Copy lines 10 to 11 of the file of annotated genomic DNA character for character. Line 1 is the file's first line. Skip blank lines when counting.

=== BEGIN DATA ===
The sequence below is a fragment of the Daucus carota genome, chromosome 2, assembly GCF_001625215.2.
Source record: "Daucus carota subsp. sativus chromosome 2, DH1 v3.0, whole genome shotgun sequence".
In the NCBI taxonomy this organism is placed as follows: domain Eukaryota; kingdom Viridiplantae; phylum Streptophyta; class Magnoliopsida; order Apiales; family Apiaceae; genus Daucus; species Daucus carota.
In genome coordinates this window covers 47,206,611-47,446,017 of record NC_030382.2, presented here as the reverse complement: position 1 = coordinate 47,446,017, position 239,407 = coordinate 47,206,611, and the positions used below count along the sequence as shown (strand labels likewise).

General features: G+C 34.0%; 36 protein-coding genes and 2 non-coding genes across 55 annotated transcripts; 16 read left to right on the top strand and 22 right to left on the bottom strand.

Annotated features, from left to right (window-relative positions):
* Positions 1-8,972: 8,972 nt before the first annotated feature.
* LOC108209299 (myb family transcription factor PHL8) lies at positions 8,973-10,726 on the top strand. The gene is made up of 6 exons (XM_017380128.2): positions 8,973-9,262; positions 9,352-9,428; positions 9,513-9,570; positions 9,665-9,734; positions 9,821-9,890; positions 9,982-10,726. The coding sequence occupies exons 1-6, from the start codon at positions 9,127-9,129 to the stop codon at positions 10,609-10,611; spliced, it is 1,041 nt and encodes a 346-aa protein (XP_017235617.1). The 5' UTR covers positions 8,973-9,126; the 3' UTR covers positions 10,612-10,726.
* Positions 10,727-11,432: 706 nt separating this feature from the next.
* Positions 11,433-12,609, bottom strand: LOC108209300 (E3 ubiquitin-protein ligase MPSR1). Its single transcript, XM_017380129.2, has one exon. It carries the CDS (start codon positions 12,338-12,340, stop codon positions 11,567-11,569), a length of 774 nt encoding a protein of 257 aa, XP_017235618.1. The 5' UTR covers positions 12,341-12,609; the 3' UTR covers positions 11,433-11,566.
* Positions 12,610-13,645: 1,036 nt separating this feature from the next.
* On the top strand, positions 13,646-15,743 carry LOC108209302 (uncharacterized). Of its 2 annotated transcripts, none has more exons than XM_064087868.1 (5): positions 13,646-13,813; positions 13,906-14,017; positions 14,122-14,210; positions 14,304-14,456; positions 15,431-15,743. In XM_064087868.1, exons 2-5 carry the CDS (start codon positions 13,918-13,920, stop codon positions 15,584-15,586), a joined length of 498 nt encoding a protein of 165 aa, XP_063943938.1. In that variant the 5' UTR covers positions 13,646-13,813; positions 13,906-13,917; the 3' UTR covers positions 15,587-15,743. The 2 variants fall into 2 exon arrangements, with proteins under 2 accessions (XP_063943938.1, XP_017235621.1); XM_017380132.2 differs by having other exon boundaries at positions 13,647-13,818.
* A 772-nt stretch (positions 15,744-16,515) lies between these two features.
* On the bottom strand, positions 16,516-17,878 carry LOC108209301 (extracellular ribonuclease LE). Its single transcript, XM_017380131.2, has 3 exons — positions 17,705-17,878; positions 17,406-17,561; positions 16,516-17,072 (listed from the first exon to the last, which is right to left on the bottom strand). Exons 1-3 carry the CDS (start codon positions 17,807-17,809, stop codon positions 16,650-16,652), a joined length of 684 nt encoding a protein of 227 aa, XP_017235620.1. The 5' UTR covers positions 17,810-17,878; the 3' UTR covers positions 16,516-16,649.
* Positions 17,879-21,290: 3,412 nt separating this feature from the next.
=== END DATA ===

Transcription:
* Positions 11,433-12,609, bottom strand: LOC108209300 (E3 ubiquitin-protein ligase MPSR1). Its single transcript, XM_017380129.2, has one exon. It carries the CDS (start codon positions 12,338-12,340, stop codon positions 11,567-11,569), a length of 774 nt encoding a protein of 257 aa, XP_017235618.1. The 5' UTR covers positions 12,341-12,609; the 3' UTR covers positions 11,433-11,566.
* Positions 12,610-13,645: 1,036 nt separating this feature from the next.